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Moth to flame? Is it suffering or love? Is it a cocoon to bind oneself, or is it a cocoon for self-protection?

In Paiwan language, the word Uqaljai means man/male. Born and raised in the Timur tribal community in Pingtung, Baru Madiljin has been researching the awareness and cultural conflict of gender identity in contemporary indigenous communities since the beginning of his career as choreographer and dance artist. The 2-week residency at O Espaço do Tempo is Baru’s first residency in life as well as his first time visiting Portugal.

During his stay in Montemor-o-Novo, Baru immerses himself in an unfamiliar environment, where he is unfamiliar with local spoken language. While attempting to find a connection between the body and the Paiwan nose flute that he is unfamiliar with, he will listen attentively to how the body and sound are connected. The nose flute that he has been researching is a typical Paiwan music instrument since ancient times. In the context of Paiwan traditional music compositions, the sound of the nose flute can be interpreted as male role or female role. Baru extends it as a metaphor for having female and male identities at the same time in one body.

At the end of his residency, Baru strongly feels, here at O Espaco do Tempo, is a safe space and right place for creation to share his research about the complexity of the reality of indigenous LGBTQI+ community in current tribal communities in Taiwan. He invites participants to be his guests visiting his temporary apartment in Magina, where he presents his short film,《Uqaljai • 蛾 • Moth》in the living room, a cozy and intimate space for dialogue and getting a close understanding about contemporary indigenous identity in the Paiwan community.

Credits

Concept, choreography, film director
Baru Madiljin

Advisor of indigenous LGBTQI+ community
Remaljiz mavaliv

Performers
Ljavuras livanlaus, Teluz Tjucenglav

Film making
Remaljiz mavaliv

Film editing
Anuwai Hamawaki

Music
‘The Crumbling · Valgeir Sigurðsson’

Nose Flute
Ljaucu Tapurakac

Outside eye
Ljuzem Madiljin

Dramaturgy, production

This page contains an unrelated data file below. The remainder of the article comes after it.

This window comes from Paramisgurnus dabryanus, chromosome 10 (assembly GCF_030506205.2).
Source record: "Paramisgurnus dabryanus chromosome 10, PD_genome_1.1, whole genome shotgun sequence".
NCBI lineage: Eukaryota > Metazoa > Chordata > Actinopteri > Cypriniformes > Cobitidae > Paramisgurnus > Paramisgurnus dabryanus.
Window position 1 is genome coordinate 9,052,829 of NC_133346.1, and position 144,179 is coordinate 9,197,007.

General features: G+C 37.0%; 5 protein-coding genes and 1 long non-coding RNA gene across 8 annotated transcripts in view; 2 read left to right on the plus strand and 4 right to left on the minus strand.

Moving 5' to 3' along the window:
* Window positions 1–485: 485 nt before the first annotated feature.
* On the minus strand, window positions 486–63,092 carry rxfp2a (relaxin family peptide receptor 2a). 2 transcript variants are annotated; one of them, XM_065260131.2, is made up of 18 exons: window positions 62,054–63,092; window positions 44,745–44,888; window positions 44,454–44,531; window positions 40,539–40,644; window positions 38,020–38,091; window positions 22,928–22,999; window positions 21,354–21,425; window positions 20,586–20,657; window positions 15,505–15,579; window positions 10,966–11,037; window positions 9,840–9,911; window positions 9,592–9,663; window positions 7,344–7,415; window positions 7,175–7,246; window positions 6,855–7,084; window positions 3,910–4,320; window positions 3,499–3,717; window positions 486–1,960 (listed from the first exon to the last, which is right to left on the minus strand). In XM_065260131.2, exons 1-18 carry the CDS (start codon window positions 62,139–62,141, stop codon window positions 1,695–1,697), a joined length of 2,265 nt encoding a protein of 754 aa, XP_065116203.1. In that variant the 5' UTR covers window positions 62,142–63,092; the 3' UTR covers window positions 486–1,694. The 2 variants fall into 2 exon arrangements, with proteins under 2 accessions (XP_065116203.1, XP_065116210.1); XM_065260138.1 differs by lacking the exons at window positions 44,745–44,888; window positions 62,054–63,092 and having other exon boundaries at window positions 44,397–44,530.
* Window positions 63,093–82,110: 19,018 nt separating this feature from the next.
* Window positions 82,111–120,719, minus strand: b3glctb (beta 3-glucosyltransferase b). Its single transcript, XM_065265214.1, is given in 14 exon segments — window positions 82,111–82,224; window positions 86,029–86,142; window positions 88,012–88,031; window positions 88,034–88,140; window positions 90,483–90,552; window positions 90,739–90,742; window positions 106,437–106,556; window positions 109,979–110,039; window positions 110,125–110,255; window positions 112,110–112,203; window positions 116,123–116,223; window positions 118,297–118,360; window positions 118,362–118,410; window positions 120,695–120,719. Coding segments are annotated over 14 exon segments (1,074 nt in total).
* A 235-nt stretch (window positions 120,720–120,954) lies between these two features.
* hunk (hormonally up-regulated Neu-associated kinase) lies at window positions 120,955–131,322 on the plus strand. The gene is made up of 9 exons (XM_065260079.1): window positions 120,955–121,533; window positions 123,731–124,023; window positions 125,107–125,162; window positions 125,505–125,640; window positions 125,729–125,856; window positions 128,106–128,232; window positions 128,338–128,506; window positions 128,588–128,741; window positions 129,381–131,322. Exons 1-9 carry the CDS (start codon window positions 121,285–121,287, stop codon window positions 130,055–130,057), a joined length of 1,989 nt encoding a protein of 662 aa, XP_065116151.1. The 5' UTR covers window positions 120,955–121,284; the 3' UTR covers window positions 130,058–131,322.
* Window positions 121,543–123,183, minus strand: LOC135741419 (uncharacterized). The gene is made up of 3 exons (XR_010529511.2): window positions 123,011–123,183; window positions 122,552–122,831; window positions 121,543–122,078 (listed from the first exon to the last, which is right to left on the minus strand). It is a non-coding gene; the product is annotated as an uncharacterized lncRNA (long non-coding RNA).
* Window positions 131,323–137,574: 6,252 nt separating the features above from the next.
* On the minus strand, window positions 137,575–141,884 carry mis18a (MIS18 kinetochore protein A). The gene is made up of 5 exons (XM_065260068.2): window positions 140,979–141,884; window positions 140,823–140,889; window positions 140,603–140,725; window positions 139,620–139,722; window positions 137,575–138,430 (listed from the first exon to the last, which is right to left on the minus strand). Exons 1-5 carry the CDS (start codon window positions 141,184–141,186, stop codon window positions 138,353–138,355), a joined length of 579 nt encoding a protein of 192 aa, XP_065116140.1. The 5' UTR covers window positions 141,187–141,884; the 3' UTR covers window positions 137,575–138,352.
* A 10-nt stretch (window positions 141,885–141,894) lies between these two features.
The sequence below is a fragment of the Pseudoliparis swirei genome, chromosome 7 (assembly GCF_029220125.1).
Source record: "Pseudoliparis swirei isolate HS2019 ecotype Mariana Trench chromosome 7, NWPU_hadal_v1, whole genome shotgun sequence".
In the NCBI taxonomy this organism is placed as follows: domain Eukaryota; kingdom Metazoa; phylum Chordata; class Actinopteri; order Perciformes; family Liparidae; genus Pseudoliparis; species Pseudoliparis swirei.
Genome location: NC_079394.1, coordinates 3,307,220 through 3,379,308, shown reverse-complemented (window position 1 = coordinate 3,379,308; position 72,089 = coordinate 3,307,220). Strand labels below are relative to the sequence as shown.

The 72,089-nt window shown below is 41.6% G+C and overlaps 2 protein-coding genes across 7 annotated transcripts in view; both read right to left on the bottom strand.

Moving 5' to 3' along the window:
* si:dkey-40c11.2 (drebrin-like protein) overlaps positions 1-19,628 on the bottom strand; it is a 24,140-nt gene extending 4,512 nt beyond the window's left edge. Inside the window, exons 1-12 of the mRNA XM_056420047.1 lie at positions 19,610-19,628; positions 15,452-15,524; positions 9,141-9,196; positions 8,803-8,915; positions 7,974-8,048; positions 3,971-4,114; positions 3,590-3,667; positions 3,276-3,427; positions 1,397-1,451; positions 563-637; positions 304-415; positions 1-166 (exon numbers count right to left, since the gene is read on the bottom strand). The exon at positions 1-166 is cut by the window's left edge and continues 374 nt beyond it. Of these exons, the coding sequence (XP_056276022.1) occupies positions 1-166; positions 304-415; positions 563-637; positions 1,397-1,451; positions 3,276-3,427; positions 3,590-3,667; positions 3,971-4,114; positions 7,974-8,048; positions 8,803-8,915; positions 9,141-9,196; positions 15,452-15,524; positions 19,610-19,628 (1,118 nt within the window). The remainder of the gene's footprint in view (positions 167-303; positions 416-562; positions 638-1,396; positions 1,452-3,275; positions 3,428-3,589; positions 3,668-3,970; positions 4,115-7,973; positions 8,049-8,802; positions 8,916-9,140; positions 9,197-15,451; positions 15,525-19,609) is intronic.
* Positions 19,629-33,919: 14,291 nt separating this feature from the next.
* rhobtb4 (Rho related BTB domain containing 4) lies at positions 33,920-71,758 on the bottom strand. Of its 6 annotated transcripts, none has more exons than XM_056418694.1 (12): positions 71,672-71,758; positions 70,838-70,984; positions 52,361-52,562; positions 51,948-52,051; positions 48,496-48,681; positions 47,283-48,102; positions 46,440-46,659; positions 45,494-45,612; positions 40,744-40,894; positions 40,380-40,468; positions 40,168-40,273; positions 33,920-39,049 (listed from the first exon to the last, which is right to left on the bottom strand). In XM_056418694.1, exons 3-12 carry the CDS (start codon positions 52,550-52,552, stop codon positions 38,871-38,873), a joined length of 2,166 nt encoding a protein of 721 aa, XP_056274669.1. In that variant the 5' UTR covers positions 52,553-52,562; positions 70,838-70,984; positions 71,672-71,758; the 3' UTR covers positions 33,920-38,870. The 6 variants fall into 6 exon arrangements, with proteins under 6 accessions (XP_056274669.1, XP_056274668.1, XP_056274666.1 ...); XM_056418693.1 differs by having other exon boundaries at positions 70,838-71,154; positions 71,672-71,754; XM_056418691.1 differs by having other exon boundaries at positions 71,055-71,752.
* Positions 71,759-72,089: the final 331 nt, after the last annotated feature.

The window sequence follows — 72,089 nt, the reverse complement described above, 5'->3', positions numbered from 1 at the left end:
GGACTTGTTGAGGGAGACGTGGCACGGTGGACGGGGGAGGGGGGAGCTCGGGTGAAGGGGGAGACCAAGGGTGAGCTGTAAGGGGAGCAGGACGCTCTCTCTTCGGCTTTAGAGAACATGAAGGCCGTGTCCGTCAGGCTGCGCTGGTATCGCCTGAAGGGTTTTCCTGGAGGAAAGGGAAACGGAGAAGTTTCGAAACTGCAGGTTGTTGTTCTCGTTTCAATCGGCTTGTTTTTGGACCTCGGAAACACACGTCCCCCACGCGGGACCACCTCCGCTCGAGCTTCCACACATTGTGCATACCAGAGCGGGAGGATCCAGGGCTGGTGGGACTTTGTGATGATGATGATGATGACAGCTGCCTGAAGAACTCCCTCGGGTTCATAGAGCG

Gwen Hsin-Yi Chang

Videography
Larissa Lewandoski

Photography
Carolina Lecoq

Technical operation
O Espaço do Tempo

Co-production in residency
O Espaço do Tempo

Special thanks
Cavalo de Pau Decoração, Luísa Serôdio

Choreographer and Dance Director at Tjimur Dance Theatre.

Baru is from the Paiwan community of Timur in Sandimen Township, Pingtung. He graduated from the Taipei National University of the Arts School of Dance, after which he moved to the city for twelve years. In 2009, he returned to Timur and started working with his sister, Ljuzem, in learning about their traditional culture and sharing art. He also took the role of Tjimur Dance Theatre’s dance director and one of its main creative forces.

For the past 14 years back in Timur, he kept trying to find balance between his contemporary dance training and his mother culture. He’s now learning to listen more humbly to the community elders and their language and songs. In this way, he has truly come home and is living in the moment. As the traditional songs and body of the Paiwan gradually returned to him, he finally became his true self.

Excelling at restructuring dance forms and quite imaginative when it comes to musical aesthetic, he integrates and interweaves art in a way that fully manifests vitality and creativity. He is also proficient at interpreting the differing perspectives and richly diverse layers of Indigenous art. It should come as no surprise that he has won much international recognition.

Baru Madiljin (Tjimur Dance Theatre)

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